“Tristan Sadler,” I say, extending a hand now, not wanting to get my military career off on a sour note. He stares at it for five seconds or more and I wonder whether I will have to draw it back in humiliation, but finally he shakes it and nods abruptly.
“Arthur Wolf,” he says.
“Are you from London?” I ask him.
“Essex,” he replies. “Well, Chelmsford. You?”
“Nice there,” he says. “I have an aunt who lives in Chiswick. Elsie Tyler. You don’t know her, I suppose?”
“No,” I reply, shaking my head.
“She runs a florist on Turnham Green.”
“I’m from Sadler & Son, the butcher on the high street.”
“Presumably you’re the son.”
“I used to be,” I say.
“I bet you volunteered, didn’t you?” he asks, more contempt seeping into his voice now. “Just turned eighteen?”
“Yes,” I lie. In fact my eighteenth birthday is still five months away but I have no intention of admitting this here in case I find myself back with a hod in my hand before the week is out.
“I bet you couldn’t wait, am I right? I bet it was your present to yourself, marching down to the sergeant major, yes, sir, no, sir, anything you say, sir, and offering yourself up on a crucifix.”
“I would have joined earlier,” I tell him. “Only they wouldn’t let me in on account of my age.”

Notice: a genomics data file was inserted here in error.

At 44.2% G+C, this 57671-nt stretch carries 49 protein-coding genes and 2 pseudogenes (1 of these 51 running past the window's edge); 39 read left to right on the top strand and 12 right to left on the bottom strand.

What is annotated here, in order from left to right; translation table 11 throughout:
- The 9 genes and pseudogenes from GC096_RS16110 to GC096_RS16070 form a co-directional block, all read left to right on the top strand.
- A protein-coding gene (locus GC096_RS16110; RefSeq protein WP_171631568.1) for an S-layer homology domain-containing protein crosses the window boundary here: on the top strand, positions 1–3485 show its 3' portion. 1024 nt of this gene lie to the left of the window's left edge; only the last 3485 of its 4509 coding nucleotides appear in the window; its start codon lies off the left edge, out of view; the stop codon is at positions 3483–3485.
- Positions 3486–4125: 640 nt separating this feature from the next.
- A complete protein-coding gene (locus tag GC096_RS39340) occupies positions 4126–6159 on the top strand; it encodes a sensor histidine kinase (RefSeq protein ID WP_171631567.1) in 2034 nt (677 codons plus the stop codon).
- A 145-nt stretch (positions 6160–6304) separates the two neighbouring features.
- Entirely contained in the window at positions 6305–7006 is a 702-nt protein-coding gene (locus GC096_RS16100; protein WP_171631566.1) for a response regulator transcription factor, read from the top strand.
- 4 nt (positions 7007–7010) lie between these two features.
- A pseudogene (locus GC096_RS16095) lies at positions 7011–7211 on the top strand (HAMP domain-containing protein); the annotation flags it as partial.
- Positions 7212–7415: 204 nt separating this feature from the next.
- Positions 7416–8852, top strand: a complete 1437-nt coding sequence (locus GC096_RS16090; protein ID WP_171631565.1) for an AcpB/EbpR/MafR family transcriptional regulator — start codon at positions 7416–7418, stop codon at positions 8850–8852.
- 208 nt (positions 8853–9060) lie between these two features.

He laughs but doesn’t pursue it any further, simply shaking his head as if I’m not worth wasting his time on. He is a man apart, this Wolf.
A moment later and I sense a commotion in the ranks. I turn to watch as three men in heavy, starched uniforms emerge from a nearby barrack and stride towards us. Everything about them stinks of authority and I feel a rush of something unexpected. Apprehension, certainly. Desire, perhaps.
“Good afternoon, gentlemen,” says the man in the centre, the eldest of the three, the shortest, the fattest, the one in charge. His tone is friendly, which surprises me. “Follow me, won’t you? We’re not quite where we ought to be.”
We gather in a pack and shuffle along behind him and I take the opportunity to look around at the other men, most of whom are smoking cigarettes and continuing low conversations. I pull my own tin from my pocket and offer one to Wolf, who doesn’t hesitate.
“Thanks,” he says, before, to my annoyance, asking for a second for later on. I shrug, irritated, but say all right, and he slips another from under the holding cord and perches it above his ear. “Looks like he’s the one in charge,” he says, nodding in the direction of the sergeant. “I need a word with him. Not that he’s likely to listen to me, of course. But I’ll have my say, I promise you that.”